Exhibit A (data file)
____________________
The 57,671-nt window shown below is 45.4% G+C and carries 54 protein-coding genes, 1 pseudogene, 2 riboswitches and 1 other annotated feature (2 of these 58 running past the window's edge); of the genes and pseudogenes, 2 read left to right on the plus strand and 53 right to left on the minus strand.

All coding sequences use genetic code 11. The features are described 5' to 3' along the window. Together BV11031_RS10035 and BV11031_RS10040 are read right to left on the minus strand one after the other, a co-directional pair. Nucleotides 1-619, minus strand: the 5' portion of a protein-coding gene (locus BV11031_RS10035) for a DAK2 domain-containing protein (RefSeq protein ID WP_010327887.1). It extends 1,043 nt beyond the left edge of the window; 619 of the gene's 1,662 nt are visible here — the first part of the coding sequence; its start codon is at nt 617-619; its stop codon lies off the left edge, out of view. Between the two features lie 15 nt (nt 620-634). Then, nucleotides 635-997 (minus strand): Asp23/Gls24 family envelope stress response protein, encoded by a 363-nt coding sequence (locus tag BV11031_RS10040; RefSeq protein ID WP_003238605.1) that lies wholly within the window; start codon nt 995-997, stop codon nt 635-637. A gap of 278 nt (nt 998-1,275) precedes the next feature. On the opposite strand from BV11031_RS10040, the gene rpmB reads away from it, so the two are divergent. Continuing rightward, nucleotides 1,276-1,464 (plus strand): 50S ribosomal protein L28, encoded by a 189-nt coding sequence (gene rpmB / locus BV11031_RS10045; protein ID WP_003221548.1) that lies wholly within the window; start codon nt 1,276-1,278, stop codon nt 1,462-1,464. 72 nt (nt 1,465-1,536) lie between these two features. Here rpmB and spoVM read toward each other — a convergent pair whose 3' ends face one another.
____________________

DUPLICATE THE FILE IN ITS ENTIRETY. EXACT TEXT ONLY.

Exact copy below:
The 57,671-nt window shown below is 45.4% G+C and carries 54 protein-coding genes, 1 pseudogene, 2 riboswitches and 1 other annotated feature (2 of these 58 running past the window's edge); of the genes and pseudogenes, 2 read left to right on the plus strand and 53 right to left on the minus strand.

All coding sequences use genetic code 11. The features are described 5' to 3' along the window. Together BV11031_RS10035 and BV11031_RS10040 are read right to left on the minus strand one after the other, a co-directional pair. Nucleotides 1-619, minus strand: the 5' portion of a protein-coding gene (locus BV11031_RS10035) for a DAK2 domain-containing protein (RefSeq protein ID WP_010327887.1). It extends 1,043 nt beyond the left edge of the window; 619 of the gene's 1,662 nt are visible here — the first part of the coding sequence; its start codon is at nt 617-619; its stop codon lies off the left edge, out of view. Between the two features lie 15 nt (nt 620-634). Then, nucleotides 635-997 (minus strand): Asp23/Gls24 family envelope stress response protein, encoded by a 363-nt coding sequence (locus tag BV11031_RS10040; RefSeq protein ID WP_003238605.1) that lies wholly within the window; start codon nt 995-997, stop codon nt 635-637. A gap of 278 nt (nt 998-1,275) precedes the next feature. On the opposite strand from BV11031_RS10040, the gene rpmB reads away from it, so the two are divergent. Continuing rightward, nucleotides 1,276-1,464 (plus strand): 50S ribosomal protein L28, encoded by a 189-nt coding sequence (gene rpmB / locus BV11031_RS10045; protein ID WP_003221548.1) that lies wholly within the window; start codon nt 1,276-1,278, stop codon nt 1,462-1,464. 72 nt (nt 1,465-1,536) lie between these two features. Here rpmB and spoVM read toward each other — a convergent pair whose 3' ends face one another.